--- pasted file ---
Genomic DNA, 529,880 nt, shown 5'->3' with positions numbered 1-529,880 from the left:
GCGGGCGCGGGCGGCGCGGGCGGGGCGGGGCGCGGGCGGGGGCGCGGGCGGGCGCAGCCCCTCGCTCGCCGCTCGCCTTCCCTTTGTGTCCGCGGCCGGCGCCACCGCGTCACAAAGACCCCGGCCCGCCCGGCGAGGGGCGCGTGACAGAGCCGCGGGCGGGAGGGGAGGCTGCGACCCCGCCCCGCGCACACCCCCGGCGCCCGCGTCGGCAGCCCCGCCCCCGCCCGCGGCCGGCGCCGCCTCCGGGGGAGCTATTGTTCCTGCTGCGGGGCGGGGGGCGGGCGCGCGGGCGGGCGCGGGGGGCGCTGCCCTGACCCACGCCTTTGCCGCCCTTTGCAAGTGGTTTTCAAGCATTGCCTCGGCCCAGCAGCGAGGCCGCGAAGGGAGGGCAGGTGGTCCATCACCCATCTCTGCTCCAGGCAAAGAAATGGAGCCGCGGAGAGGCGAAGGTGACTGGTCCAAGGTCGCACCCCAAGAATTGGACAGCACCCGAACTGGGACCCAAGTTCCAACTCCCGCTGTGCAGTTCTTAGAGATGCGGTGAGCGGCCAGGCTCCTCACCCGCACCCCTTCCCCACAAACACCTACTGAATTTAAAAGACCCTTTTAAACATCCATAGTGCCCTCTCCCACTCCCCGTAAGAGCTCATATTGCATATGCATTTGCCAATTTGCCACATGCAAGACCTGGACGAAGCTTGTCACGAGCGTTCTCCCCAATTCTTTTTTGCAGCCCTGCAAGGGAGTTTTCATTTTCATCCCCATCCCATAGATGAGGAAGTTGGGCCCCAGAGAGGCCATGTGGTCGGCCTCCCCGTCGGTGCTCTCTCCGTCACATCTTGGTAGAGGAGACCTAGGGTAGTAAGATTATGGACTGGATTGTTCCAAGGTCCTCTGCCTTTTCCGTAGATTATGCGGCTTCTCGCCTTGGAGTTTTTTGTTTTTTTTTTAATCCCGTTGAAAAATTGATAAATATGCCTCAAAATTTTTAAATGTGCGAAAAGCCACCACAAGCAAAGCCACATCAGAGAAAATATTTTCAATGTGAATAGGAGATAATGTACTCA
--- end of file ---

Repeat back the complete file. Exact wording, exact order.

Genomic DNA, 529,880 nt, shown 5'->3' with positions numbered 1-529,880 from the left:
GCGGGCGCGGGCGGCGCGGGCGGGGCGGGGCGCGGGCGGGGGCGCGGGCGGGCGCAGCCCCTCGCTCGCCGCTCGCCTTCCCTTTGTGTCCGCGGCCGGCGCCACCGCGTCACAAAGACCCCGGCCCGCCCGGCGAGGGGCGCGTGACAGAGCCGCGGGCGGGAGGGGAGGCTGCGACCCCGCCCCGCGCACACCCCCGGCGCCCGCGTCGGCAGCCCCGCCCCCGCCCGCGGCCGGCGCCGCCTCCGGGGGAGCTATTGTTCCTGCTGCGGGGCGGGGGGCGGGCGCGCGGGCGGGCGCGGGGGGCGCTGCCCTGACCCACGCCTTTGCCGCCCTTTGCAAGTGGTTTTCAAGCATTGCCTCGGCCCAGCAGCGAGGCCGCGAAGGGAGGGCAGGTGGTCCATCACCCATCTCTGCTCCAGGCAAAGAAATGGAGCCGCGGAGAGGCGAAGGTGACTGGTCCAAGGTCGCACCCCAAGAATTGGACAGCACCCGAACTGGGACCCAAGTTCCAACTCCCGCTGTGCAGTTCTTAGAGATGCGGTGAGCGGCCAGGCTCCTCACCCGCACCCCTTCCCCACAAACACCTACTGAATTTAAAAGACCCTTTTAAACATCCATAGTGCCCTCTCCCACTCCCCGTAAGAGCTCATATTGCATATGCATTTGCCAATTTGCCACATGCAAGACCTGGACGAAGCTTGTCACGAGCGTTCTCCCCAATTCTTTTTTGCAGCCCTGCAAGGGAGTTTTCATTTTCATCCCCATCCCATAGATGAGGAAGTTGGGCCCCAGAGAGGCCATGTGGTCGGCCTCCCCGTCGGTGCTCTCTCCGTCACATCTTGGTAGAGGAGACCTAGGGTAGTAAGATTATGGACTGGATTGTTCCAAGGTCCTCTGCCTTTTCCGTAGATTATGCGGCTTCTCGCCTTGGAGTTTTTTGTTTTTTTTTTAATCCCGTTGAAAAATTGATAAATATGCCTCAAAATTTTTAAATGTGCGAAAAGCCACCACAAGCAAAGCCACATCAGAGAAAATATTTTCAATGTGAATAGGAGATAATGTACTCA